Manchester United would be far worse off if David de Gea hadn’t been between the sticks for them since 2011.
After the Spaniard made his 250th Premier League appearance for the Red Devils last weekend, the club triggered an option to extend his contract until the end of 2019-20 season.
Given he otherwise would’ve been allowed to leave next summer, it’s not surprise United chose to act this week.
The news was well-received by the Old Trafford faithful despite the fact De Gea hasn’t been enjoying the best of seasons so far.
Naturally, Jose Mourinho was also pleased to tie the three-time Players’ Player of the Year for a further 12 months.
The next challenge is to agree a long-term extension with De Gea - something the United boss expects to be achieved in due course.
“He is the best goalkeeper in the world and, if our ambitions are to be a big club, to be a winning club, you need the best goalkeeper in the world – and you need also some other players the best in the world,” Mourinho said, per Manchester Evening News.
“In this case, we have the best goalkeeper in the world and I know that he wants to stay.
“I know that his agent is happy to do what the player wants and I also know that the board wants him to stay and they’re working on that, so hopefully sooner or later they arrive into good conclusions.”
Gary Neville, however, feels the outcome only looks positive at face value.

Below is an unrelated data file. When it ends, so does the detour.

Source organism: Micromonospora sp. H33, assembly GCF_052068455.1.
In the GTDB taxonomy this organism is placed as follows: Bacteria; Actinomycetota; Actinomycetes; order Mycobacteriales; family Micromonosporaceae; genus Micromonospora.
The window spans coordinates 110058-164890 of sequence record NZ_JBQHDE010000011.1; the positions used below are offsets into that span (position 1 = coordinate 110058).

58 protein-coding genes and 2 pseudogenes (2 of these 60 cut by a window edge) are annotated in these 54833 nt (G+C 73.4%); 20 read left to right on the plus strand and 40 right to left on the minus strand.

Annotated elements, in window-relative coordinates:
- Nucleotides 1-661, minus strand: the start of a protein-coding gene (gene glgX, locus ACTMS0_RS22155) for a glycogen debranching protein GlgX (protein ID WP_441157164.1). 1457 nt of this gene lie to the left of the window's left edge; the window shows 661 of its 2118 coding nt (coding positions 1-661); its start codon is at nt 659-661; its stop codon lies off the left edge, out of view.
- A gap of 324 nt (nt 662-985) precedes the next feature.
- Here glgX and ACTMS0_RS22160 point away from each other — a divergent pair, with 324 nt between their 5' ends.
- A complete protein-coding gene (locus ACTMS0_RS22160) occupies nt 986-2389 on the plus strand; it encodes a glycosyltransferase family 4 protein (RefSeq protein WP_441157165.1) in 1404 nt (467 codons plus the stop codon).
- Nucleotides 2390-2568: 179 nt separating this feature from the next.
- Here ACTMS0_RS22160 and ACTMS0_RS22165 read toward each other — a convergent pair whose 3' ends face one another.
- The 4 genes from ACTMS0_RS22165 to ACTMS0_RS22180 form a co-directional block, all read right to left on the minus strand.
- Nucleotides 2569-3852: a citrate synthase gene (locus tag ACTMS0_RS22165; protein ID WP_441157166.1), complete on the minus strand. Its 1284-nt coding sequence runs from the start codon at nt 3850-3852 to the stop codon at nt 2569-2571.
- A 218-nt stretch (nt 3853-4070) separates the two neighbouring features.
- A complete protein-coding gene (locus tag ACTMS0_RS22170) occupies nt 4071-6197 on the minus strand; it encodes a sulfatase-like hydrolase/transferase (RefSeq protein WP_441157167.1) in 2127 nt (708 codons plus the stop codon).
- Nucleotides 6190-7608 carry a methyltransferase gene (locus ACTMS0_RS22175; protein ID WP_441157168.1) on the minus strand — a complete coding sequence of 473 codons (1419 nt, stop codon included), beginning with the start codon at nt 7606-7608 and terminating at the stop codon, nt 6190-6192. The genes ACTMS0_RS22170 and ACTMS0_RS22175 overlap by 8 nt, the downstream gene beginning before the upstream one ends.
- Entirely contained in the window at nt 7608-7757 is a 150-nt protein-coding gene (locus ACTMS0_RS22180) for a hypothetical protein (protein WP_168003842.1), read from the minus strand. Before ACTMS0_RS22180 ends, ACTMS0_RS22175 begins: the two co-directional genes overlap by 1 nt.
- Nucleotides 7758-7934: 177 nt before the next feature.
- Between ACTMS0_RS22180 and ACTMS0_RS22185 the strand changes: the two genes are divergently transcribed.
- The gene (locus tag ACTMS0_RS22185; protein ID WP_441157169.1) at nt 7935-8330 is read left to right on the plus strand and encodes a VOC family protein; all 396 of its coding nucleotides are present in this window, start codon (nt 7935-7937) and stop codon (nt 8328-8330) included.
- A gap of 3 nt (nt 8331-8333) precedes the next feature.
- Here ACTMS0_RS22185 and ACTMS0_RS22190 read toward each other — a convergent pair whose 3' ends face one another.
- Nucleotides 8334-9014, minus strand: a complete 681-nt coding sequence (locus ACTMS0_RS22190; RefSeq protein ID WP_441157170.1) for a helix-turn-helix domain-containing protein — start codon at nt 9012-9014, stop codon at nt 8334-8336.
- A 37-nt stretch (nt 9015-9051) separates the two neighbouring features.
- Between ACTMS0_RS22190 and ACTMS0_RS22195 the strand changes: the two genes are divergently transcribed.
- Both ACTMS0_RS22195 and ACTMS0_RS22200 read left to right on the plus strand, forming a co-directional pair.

The United legend claims the number of soon-to-be free agents at the club - now nine - represents an ominous trend.
“Manchester United feels like a football club which is having to overpay to keep players because they are not in a position of strength, they are running their contracts down basically,” Neville said.
“It's happened since Sir Alex Ferguson left - with Wayne Rooney, Adnan Januzaj, David de Gea before, Anthony Martial.
“Players are being allowed to run them down because the club isn't in a position of strength, then they are having to overpay.”
Neville recognises that while United aren’t the only club experiencing such difficulties, his old employers are in this scenario because of their fading status.
“Other clubs are having to pay, don't get me wrong, but are basically in a strong position where they say: 'No problem, we'll sell you and get another player for this team, they are queuing up to play' and that's the problem Manchester United have at this moment in time,” he added.
“They have lost their strength, bargaining and having to overpay and negotiate hard with their own players.
“It's a slight worry but definitely a positive that De Gea looks like he is going to sign that extension.”
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